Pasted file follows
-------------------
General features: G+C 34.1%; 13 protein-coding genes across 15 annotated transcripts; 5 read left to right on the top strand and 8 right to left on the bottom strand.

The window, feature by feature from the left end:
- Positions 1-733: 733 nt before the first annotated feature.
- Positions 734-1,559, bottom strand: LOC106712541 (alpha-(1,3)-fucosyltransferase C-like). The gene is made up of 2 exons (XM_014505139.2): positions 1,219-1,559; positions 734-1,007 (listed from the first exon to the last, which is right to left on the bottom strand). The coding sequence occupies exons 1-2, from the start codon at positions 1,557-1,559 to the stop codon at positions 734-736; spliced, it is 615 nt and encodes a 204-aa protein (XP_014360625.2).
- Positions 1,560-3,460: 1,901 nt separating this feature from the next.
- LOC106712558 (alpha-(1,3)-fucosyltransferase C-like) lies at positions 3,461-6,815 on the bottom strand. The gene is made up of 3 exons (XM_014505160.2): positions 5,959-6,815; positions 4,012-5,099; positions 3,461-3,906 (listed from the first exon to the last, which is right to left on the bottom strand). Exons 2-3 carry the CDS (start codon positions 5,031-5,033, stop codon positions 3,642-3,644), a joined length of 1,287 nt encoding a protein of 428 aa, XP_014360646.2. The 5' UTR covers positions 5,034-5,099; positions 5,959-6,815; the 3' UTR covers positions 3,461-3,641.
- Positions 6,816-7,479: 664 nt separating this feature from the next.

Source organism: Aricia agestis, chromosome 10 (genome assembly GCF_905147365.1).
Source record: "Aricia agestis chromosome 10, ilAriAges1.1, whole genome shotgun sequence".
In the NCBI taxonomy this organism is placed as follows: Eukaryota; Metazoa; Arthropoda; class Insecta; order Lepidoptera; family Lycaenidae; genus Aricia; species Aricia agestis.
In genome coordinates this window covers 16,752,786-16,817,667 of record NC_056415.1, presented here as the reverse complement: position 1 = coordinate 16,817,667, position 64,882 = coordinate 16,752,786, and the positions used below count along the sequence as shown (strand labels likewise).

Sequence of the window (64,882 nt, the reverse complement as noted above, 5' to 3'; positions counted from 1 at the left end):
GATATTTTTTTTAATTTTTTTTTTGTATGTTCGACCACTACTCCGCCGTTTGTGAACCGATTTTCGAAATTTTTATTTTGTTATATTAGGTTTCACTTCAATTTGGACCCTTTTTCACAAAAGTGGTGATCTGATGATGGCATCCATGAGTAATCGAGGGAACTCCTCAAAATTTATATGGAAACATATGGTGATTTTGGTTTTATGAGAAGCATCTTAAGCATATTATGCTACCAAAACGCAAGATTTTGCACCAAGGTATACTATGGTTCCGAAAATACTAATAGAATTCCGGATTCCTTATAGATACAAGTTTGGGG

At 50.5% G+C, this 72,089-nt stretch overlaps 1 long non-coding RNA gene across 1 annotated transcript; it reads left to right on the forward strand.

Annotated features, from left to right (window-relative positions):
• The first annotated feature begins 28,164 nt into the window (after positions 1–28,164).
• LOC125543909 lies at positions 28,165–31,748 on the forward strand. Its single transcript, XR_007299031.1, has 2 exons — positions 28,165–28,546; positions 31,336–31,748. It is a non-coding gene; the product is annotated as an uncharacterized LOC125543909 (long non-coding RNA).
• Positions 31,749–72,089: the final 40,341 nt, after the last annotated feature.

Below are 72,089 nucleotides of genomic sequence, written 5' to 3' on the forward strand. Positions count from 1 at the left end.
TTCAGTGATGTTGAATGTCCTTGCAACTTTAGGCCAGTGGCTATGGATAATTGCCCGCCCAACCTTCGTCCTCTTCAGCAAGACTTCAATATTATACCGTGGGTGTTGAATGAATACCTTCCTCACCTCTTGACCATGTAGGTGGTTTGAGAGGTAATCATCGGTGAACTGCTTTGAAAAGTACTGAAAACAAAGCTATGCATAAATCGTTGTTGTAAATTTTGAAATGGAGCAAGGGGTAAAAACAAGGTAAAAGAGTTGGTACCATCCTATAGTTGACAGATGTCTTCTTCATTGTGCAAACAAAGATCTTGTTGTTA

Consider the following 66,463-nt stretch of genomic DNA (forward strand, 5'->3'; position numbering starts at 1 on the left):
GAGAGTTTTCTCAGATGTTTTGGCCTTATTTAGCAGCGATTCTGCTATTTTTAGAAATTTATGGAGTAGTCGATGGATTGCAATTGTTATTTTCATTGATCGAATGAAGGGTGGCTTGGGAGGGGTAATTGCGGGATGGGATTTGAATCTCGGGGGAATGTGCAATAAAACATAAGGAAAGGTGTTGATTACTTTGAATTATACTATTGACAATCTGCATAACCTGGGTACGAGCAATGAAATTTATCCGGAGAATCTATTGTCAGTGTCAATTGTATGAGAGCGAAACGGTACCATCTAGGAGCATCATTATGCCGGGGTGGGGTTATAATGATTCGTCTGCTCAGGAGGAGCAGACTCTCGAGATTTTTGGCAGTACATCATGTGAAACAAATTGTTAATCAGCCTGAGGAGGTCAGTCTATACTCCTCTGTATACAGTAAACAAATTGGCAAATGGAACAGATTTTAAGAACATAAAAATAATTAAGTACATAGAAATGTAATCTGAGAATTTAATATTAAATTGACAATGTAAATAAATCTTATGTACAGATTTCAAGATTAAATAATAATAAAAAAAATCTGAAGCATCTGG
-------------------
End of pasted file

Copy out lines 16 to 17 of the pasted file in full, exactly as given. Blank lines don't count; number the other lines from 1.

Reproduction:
• The first annotated feature begins 28,164 nt into the window (after positions 1–28,164).
• LOC125543909 lies at positions 28,165–31,748 on the forward strand. Its single transcript, XR_007299031.1, has 2 exons — positions 28,165–28,546; positions 31,336–31,748. It is a non-coding gene; the product is annotated as an uncharacterized LOC125543909 (long non-coding RNA).